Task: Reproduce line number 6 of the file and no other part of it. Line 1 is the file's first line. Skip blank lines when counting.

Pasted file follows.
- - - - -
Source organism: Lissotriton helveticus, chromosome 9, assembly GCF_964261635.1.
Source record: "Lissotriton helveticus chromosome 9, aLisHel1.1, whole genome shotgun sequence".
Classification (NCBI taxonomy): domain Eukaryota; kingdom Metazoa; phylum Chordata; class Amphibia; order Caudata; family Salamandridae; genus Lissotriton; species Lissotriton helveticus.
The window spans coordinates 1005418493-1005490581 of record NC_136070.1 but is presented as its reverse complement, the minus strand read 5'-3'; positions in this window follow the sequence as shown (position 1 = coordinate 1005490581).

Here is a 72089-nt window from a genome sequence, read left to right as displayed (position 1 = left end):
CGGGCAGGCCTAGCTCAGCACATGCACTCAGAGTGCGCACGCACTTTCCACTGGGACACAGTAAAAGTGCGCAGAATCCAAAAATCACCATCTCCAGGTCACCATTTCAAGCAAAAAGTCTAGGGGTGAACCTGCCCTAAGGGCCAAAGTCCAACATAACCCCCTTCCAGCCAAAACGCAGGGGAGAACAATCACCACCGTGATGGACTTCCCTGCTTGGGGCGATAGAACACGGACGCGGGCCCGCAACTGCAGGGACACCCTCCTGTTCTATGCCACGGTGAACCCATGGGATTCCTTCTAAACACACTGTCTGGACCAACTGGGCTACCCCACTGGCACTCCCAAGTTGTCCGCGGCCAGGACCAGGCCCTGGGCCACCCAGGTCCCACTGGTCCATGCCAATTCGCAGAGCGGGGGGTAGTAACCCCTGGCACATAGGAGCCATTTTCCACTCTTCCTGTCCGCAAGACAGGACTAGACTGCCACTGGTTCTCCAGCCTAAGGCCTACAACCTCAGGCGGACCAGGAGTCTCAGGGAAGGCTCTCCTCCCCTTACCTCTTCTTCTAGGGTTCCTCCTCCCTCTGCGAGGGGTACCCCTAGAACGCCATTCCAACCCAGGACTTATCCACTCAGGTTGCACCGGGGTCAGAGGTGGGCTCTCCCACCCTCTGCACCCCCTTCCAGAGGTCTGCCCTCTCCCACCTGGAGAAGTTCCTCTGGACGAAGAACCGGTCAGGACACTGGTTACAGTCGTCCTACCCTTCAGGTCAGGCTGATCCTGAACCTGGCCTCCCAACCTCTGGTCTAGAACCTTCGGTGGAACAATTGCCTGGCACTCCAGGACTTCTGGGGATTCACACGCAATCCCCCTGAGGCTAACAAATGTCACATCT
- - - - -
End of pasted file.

CGGGCAGGCCTAGCTCAGCACATGCACTCAGAGTGCGCACGCACTTTCCACTGGGACACAGTAAAAGTGCGCAGAATCCAAAAATCACCATCTCCAGGTCACCATTTCAAGCAAAAAGTCTAGGGGTGAACCTGCCCTAAGGGCCAAAGTCCAACATAACCCCCTTCCAGCCAAAACGCAGGGGAGAACAATCACCACCGTGATGGACTTCCCTGCTTGGGGCGATAGAACACGGACGCGGGCCCGCAACTGCAGGGACACCCTCCTGTTCTATGCCACGGTGAACCCATGGGATTCCTTCTAAACACACTGTCTGGACCAACTGGGCTACCCCACTGGCACTCCCAAGTTGTCCGCGGCCAGGACCAGGCCCTGGGCCACCCAGGTCCCACTGGTCCATGCCAATTCGCAGAGCGGGGGGTAGTAACCCCTGGCACATAGGAGCCATTTTCCACTCTTCCTGTCCGCAAGACAGGACTAGACTGCCACTGGTTCTCCAGCCTAAGGCCTACAACCTCAGGCGGACCAGGAGTCTCAGGGAAGGCTCTCCTCCCCTTACCTCTTCTTCTAGGGTTCCTCCTCCCTCTGCGAGGGGTACCCCTAGAACGCCATTCCAACCCAGGACTTATCCACTCAGGTTGCACCGGGGTCAGAGGTGGGCTCTCCCACCCTCTGCACCCCCTTCCAGAGGTCTGCCCTCTCCCACCTGGAGAAGTTCCTCTGGACGAAGAACCGGTCAGGACACTGGTTACAGTCGTCCTACCCTTCAGGTCAGGCTGATCCTGAACCTGGCCTCCCAACCTCTGGTCTAGAACCTTCGGTGGAACAATTGCCTGGCACTCCAGGACTTCTGGGGATTCACACGCAATCCCCCTGAGGCTAACAAATGTCACATCT